The Sun illustrated its front page report on the England football team’s humiliating defeat at the hands of Iceland with a photograph of Wayne Rooney’s 6 year old son, Kai, in tears. Several other pictures of Kai at the match appeared in Sun Online.
The front page headline – a rather laboured reference to a supermarket advertising slogan – was “Dumbs gone to Iceland“. Similar pictures of Kai Rooney were published in a number of other national newspapers.
In a tweet today, Kai’s mother Coleen Rooney, described the front page as “absolutely shocking”.
Some time after the publication of this tweet the pictures of Kai were mysteriously removed from Sun Online.
Media commentators have, predictably, been unsympathetic to Mrs Rooney. For example, Roy Greenslade suggests that
“… it is unlikely that Rooney will have cause to make a complaint to the Independent Press Standards Organisation (Ipso) because the Sun, and all the other titles that used pictures of Kai, do not appear to have breached the editors’ code of practice.
The boy was attending a public event. He and his brothers Kaly, aged three, and five-month-old Kit, have often been pictured with their parents. Seven days ago, Rooney posted a photograph of the boys with their father on Twitter”.
This is correct. None of the provisions of clause 6 of the Editors’ Code are breached by the publication of a photograph which does not concern the child’s welfare and is not taken at school. But this is not the end of the matter.
The Courts have considered the privacy rights of children in public places in a number of cases. The most recent of these was Weller v Associated Newspapers ( EWCA Civ 1176). This concerned the taking of photographs of children in the street – not at a public event. It may be that a child in a football crowd has a reduced expectation of privacy. Bearing in mind the factors mentioned by Roy Greenslade – the nature of the event and the previously released pictures – a privacy claim would face obvious difficulties.
The position in relation to data protection is, however, very different. In the Weller case it was common ground that the misuse of private information and data protection claims stood or fell together (see  EWHC 1163 (QB) ). But this is not, in fact, the case.
The argument in favour of a data protection claim goes like this:
(1) A photograph is “personal data” – it shows where a person was at a particular moment, what they looked like and (in the case of Kai’s photograph) what the subject was feeling at that time.
(2) The taking of a photograph with a digital camera, its storing, transmission or publication constitutes “processing” of that personal data within the meaning of section 1(1) of the Data Protection Act 1998 (“the DPA”).
(3) The photographer, photo agency and newspaper are all data controllers in respect of that data and, as a result, must comply with the requirements of the DPA. They must, for example, be registered on the Register of Data Controllers – a failure to register constitutes a criminal offence under section 17 of the DPA.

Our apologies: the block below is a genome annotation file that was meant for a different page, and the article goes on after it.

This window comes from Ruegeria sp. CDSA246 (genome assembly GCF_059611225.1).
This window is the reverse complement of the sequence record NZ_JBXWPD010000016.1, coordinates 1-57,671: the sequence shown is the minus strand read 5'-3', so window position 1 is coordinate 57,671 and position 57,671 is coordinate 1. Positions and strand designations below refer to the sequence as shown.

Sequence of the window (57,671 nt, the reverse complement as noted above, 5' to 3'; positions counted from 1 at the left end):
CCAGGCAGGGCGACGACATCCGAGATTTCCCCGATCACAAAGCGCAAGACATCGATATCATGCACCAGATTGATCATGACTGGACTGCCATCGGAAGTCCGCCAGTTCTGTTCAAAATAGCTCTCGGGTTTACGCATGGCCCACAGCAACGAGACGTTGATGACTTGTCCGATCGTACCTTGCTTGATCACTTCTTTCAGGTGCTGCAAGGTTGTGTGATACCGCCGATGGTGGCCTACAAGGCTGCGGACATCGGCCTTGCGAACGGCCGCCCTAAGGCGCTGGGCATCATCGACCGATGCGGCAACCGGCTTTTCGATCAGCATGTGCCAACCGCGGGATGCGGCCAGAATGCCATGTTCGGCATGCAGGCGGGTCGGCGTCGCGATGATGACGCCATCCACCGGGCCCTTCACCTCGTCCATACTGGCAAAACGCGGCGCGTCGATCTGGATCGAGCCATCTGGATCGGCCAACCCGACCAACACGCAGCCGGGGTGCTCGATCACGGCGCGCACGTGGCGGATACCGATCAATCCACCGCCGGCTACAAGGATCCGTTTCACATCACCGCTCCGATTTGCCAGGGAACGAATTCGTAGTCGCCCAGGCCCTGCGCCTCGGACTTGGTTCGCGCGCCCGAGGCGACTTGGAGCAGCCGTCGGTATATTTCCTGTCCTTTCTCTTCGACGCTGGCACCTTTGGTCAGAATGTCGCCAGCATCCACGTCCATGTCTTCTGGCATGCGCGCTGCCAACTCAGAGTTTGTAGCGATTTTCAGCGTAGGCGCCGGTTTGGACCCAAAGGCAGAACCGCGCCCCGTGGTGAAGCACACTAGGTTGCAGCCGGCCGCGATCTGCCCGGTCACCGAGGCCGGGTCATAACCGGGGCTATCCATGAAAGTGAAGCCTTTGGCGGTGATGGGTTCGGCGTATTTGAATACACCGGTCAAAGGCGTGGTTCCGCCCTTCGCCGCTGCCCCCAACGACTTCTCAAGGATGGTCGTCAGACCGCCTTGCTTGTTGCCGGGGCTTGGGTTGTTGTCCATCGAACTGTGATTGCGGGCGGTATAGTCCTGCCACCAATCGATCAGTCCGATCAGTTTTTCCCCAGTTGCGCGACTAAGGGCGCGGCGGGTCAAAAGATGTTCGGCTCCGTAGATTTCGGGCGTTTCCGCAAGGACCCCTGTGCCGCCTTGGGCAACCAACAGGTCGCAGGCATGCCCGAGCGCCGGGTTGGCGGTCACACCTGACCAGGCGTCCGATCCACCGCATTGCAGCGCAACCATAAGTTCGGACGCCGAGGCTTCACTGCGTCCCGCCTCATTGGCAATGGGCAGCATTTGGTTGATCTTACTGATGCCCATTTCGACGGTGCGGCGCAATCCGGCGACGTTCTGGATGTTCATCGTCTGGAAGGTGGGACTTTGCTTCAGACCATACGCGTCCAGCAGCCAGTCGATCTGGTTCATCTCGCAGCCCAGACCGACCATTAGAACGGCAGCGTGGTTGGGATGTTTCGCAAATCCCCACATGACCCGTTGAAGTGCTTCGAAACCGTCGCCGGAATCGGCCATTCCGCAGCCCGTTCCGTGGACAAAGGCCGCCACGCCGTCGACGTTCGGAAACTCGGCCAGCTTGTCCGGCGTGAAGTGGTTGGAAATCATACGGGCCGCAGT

(4) Although there is an exemption from most of the DPA when personal data is processed for with a view to publication of journalistic material, by section 32(1) this only applies where
“(b) the data controller reasonably believes that, having regard in particular to the special importance of the public interest in freedom of expression, publication would be in the public interest, and
(c) the data controller reasonably believes that, in all the circumstances, compliance with that provision is incompatible with the special purposes”.
(5) A data controller which processes a photograph showing a crying child cannot reasonably believe that publication of this photograph would be in the public interest. As a result, section 32 does not apply.
(6) In order for the processing to be lawful, one of the conditions in Schedule 2 to the DPA must apply – these include, for example, consent or the processing being necessary for various purposes such as the performance of contracts or the administration of justice. None apply in this case. The fact that the photograph is taken at a public event or that the parents have previously consented to the publication of photographs of the child is wholly irrelevant.
(7) It follows that the processing by the photographer, the agency and the newspapers is unlawful under the DPA.
Finally, it is should be noted that although all newspapers and some agencies are on the Data Protection Register many photographers and some agencies (including some of those taking photographs of Kai on 27 June 2016) are not. Processing by an unregistered data controller is illegal in any event.
As a result, if Mr and Mrs Rooney wished to take action over the Sun’s front page, they would have a strong claim under the DPA. If the photograph has had an impact on Kai himself he would be entitled to damages for distress under section 13.
Hugh Tomlinson QC is a member of Matrix and an editor of Inforrm